In this thesis two different redox-active enzyme systems were investigated with MX and SFX. The first part examines ribonucleotide reductase (RNR). RNR is the only known enzyme to synthesize de novo deoxyribonucleotides, the building blocks of DNA. Class I RNR consists of a small subunit R2 and a large subunit R1. R2 generates a radical in an oxygen dependent way and delivers it to R1 for ribonucleotide reduction. After catalysis the radical is transferred back to R2 until further use. Class I RNR is divided in five subclasses, mostly based on their mechanism of radical generation. In Paper I class Ib R2 is investigated. R2b binds two manganese ions that react with superoxide to produce a radical. The superoxide is provided by a small flavoprotein, NrdI, bound to R2. When exposed to molecular oxygen, reduced NrdI generates superoxide that is transferred to the R2 active site. Here two SFX structures of reduced and oxidized NrdI in complex with R2 are presented and it is suggested how the binding and NrdI oxidation state could influence the superoxide production. In Paper II the SFX structure of a R2e protein radical is presented. Class Ie R2 contains a metal-free active site. The comparison of the radical structure with a ground state structure highlights the changes induced by radical formation. A mechanism for the initiation of the radical transfer to R1 is proposed based on the structural details observed. In Paper III light is shed on a new variant of R2e. Three of the typically conserved active site residues are mutated in R2e; from three glutamates to valine, proline and lysine (VPK) or to glutamine, serine and lysine (QSK). Other publications, including Paper II, describe the VPK mutation but as of now the QSK variant has not been examined. Here, crystal structures of a R2e QSK protein are shown. A tyrosine close to the active site is post-translationally modified to a dihydroxyphenylalanine (DOPA). The amount of modified protein is shown to scale with the coexpression of other proteins of the RNR operon.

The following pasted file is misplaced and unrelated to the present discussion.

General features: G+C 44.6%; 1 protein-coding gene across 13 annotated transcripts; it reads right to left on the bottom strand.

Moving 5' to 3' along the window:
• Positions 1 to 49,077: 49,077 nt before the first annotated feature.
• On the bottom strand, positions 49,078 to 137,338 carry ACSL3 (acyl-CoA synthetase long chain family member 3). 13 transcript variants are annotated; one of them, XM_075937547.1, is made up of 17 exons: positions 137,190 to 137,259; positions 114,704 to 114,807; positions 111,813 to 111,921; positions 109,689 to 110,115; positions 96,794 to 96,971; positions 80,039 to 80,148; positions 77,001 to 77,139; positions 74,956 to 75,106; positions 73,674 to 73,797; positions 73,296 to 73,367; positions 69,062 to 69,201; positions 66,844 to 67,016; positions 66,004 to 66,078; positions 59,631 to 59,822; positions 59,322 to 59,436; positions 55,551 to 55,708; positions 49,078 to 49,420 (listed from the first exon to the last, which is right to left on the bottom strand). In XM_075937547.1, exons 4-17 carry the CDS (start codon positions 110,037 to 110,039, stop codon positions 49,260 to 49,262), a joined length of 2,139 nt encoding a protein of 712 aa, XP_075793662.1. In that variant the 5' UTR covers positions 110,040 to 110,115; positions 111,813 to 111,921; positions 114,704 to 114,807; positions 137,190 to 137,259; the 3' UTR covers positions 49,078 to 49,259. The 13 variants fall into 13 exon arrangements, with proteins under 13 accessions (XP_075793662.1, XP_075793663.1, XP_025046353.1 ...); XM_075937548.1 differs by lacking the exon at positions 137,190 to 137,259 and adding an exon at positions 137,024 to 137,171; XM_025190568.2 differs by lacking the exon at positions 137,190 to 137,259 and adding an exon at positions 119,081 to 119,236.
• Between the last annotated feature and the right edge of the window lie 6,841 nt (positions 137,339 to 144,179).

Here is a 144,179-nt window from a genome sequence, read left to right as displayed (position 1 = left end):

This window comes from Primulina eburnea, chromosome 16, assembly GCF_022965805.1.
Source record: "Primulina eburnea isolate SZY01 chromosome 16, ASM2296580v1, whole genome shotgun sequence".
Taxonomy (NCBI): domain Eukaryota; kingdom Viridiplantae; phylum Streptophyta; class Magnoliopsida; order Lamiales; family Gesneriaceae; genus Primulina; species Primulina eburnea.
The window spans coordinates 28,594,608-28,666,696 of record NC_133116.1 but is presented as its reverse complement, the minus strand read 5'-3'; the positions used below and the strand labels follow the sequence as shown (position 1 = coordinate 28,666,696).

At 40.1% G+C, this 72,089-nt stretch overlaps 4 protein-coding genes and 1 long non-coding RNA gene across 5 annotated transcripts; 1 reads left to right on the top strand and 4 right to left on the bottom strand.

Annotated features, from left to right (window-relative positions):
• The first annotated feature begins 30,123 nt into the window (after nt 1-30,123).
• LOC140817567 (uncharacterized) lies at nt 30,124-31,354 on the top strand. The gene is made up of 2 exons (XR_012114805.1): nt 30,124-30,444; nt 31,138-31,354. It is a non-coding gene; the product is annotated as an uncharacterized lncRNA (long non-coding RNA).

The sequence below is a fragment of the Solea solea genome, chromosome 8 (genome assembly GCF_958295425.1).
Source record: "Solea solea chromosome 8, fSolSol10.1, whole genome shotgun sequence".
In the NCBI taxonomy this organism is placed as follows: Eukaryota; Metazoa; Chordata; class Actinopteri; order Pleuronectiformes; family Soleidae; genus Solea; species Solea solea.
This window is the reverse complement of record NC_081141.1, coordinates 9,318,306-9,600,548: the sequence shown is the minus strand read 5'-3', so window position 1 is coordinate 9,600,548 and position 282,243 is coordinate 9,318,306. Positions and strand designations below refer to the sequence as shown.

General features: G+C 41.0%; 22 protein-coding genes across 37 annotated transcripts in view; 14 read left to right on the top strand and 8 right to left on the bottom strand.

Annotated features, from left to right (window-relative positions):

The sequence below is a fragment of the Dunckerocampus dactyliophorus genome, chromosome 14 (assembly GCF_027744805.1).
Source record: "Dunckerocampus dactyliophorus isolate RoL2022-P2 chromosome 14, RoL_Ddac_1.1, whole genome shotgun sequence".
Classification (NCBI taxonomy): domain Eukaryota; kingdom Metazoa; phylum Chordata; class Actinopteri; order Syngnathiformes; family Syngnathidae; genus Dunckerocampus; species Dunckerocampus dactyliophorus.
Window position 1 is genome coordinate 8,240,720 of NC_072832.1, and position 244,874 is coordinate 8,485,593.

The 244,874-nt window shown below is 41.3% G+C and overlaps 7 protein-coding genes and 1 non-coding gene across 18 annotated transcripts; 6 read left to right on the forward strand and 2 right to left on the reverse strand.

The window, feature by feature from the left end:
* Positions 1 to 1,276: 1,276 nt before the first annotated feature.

The second redox-active enzyme investigated is soluble methane monooxygenase (sMMO). sMMO oxidizes methane to methanol and is produced by methanotrophs; bacteria that use methane as their sole carbon source. Methane is a potent greenhouse gas and can be found in ever increasing concentrations in the atmosphere due to human activities; sMMO is thus a compelling target for biotechnological development. Paper IV presents SFX structures of the catalytic subunit MMOH in complex with its small regulatory subunit MMOB in the oxidized and reduced resting state. It is also demonstrated that the complex can undergo the catalytic cycle in crystallo, allowing investigation of reaction cycle intermediates in the future. 

Place, publisher, year, edition, pages
Stockholm: Department of Biochemistry and Biophysics, Stockholm University, 2023. p. 69
Keywords
Ribonucleotide Reductase, Methane Monooxygenase
National Category
Structural Biology
Research subject
Biochemistry
Identifiers
urn:nbn:se:su:diva-221059 (URN)978-91-8014-502-2 (ISBN)978-91-8014-503-9 (ISBN)
Public defence
2023-10-27, Magnélisalen, Kemiska övningslaboratoriet, Svante Arrhenius väg 16 B, and online via Zoom, public link is available at the department website, Stockholm, 09:00 (English)
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Supervisors
Available from: 2023-10-04 Created: 2023-09-14 Last updated: 2023-09-27Bibliographically approved

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John, JulianeAurelius, OskarSrinivas, VivekSaura, PatriciaKaila, Ville R. I.Lebrette, HugoHögbom, Martin